Top 10 Operating Systems in History

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The user interfaces we use to interact with our increasingly digital world constantly needs to keep up with the daily technological advances. The place where users interact most with this world is at the level of the Operating System (OS). Over the years many have been created for a myriad of platforms, but only a few have truly shined as being game changing. This list will highlight some of the best operating systems that you can still find in the history of personal computing.

  1. iOS – Not many software or hardware developers have had as strong of a impact on computing as Apple. The release of their mobile operating system, specifically designed for their iPhone and iPad devices, was and still is game changing. Designed to be intuitive and responsive, iOS blends an almost desktop-like experience with a decisively on-the-go aesthetic.
  2. Android OS – There are few companies with their fingers on the pulse of tech like Google. Purchased by Google in 2005 and released on its first handset in 2008, Android has evolved continuously. With whip-fast controls and strong features, it has become a strong contender in the mobile operating system arena.
  3. Windows 3.x – Groundbreaking at time of its 1992 release, the 3.1 version of windows brought the windows platform into true prominence. Featuring loadable device drivers and virtual memory, this 16 bit version of the Microsoft Desktop OS made upgrading and maintaining PCs a much easier process for users.
  4. Windows 95 – Released, as one might suspect, in 1995, this version of the increasingly popular Windows platform was a quantum leap forward in personal computing. Sporting a brand new user-friendly interface that the company would eventually repurpose and upgrade for many years, this OS had features like the start menu, which revolutionized PC interfaces.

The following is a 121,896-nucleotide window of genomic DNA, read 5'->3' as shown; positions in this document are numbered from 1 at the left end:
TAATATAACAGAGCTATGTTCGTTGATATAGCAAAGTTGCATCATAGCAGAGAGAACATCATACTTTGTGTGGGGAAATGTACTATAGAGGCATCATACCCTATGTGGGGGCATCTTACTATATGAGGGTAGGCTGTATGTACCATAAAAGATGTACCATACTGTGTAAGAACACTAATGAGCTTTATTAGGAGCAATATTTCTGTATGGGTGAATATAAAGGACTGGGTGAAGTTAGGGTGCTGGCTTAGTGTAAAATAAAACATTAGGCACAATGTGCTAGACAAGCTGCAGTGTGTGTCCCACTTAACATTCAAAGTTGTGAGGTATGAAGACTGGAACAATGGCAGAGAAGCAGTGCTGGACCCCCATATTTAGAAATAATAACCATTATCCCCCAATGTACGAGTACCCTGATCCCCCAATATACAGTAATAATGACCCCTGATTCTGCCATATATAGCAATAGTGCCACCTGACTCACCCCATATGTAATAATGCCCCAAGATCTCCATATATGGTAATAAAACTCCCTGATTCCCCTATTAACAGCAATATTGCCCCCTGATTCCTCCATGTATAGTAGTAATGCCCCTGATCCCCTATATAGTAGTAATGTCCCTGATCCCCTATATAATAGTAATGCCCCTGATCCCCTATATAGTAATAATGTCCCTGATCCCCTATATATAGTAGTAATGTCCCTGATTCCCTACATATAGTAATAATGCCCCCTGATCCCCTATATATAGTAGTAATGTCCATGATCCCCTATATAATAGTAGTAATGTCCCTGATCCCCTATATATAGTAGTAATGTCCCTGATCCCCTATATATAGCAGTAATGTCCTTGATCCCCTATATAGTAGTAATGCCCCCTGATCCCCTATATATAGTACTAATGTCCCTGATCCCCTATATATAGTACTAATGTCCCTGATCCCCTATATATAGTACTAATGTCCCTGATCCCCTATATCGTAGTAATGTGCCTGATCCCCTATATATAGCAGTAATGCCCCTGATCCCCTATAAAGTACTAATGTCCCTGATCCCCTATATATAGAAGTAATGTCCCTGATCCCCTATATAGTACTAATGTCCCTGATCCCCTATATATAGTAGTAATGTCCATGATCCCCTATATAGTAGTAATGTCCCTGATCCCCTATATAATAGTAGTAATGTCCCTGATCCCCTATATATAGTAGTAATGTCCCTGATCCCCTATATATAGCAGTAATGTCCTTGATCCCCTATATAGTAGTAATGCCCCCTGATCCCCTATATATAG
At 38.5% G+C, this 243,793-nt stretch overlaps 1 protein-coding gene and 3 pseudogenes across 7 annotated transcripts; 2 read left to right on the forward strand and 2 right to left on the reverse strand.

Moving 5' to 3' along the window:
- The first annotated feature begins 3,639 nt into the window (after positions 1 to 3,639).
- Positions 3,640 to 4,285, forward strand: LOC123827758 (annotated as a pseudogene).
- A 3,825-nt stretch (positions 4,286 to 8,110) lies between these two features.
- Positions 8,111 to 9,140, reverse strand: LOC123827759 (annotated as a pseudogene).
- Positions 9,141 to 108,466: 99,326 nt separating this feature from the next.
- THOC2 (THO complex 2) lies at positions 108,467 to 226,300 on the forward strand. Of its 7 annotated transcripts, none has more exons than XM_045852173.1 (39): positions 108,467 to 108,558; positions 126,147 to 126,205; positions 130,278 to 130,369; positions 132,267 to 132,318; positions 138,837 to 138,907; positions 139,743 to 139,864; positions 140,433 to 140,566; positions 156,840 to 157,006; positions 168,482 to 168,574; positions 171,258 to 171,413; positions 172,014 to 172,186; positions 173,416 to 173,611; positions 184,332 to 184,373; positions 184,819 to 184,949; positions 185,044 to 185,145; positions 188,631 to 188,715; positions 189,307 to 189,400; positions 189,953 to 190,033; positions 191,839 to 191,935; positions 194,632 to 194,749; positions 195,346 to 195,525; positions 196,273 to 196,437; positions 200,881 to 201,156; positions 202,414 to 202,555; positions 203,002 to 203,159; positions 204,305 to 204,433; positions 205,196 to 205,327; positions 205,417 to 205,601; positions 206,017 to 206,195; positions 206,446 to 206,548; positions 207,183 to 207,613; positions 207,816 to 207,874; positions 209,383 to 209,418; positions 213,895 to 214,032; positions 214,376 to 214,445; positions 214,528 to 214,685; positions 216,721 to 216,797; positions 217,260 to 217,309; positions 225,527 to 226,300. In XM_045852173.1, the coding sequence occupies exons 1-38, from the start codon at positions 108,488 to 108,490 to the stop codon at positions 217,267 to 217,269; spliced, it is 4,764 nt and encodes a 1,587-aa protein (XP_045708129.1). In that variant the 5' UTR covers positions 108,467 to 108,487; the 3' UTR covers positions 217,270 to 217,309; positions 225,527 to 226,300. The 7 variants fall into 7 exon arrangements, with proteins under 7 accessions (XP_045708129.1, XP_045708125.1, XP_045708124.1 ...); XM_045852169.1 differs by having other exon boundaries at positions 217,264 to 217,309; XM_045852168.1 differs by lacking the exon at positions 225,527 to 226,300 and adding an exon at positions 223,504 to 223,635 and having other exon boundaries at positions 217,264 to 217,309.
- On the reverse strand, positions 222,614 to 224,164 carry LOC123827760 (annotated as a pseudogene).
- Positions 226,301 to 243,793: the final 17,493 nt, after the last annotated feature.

5. Google Chrome OS – Developed for mobile computing through Chromebooks, the Chrome OS is a great workhorse operating system, which can surprise a user with its nimble agility. It boots fast, has cloud functionality, and email integration, all out of the box.
  6. MAC OS X – Innovation is important to Apple’s design aesthetic. Originally created in 1984, the company’s desktop powerhouse OS has gone through many revisions. Based in the Unix development language, OS X matches the competitors Windows platform feature for feature. Also, many files that can be opened on Windows can also be executed in OS X natively, something that doesn’t necessarily happen on the other platform.
  7. Linux Mint – This free, often overlooked operating system is a welcome addition to any best OS list. Secure, easy to use, and ultimately freeing when it comes to software choices, this plucky operating system has a winning design that you’ll enjoy exploring. Linux Mint also has the distinction of working well, regardless of device type.
  8. Windows 7 – There are many versions of Windows on this list, but that’s because each mentioned here is a quantum leap forward insofar as design. Windows 7 helped bring the platform into modern times after the failure of the much aligned Windows Vista. Windows 7 incorporated features such as a smarter taskbar, better cross functionality between programs, and searchable programs.
  9. Microsoft DOS – This is the father of many of the operating systems on this list. Originally just a black screen with white writing, MSDOS laid the groundwork for loading programs quickly, installing device drivers, and intuitive functionality. Are you looking for a shiny graphical interface? This isn’t one of those types of operating systems, but when it comes to getting work done, there is none better.
  10. Windows XP – As of this writing, Windows XP, which was released in 2001, is still the number two operating system in use globally. It revolutionized operating systems with many of its defining features that are still in use in newer OS’s today, which is why it’s number one on our list.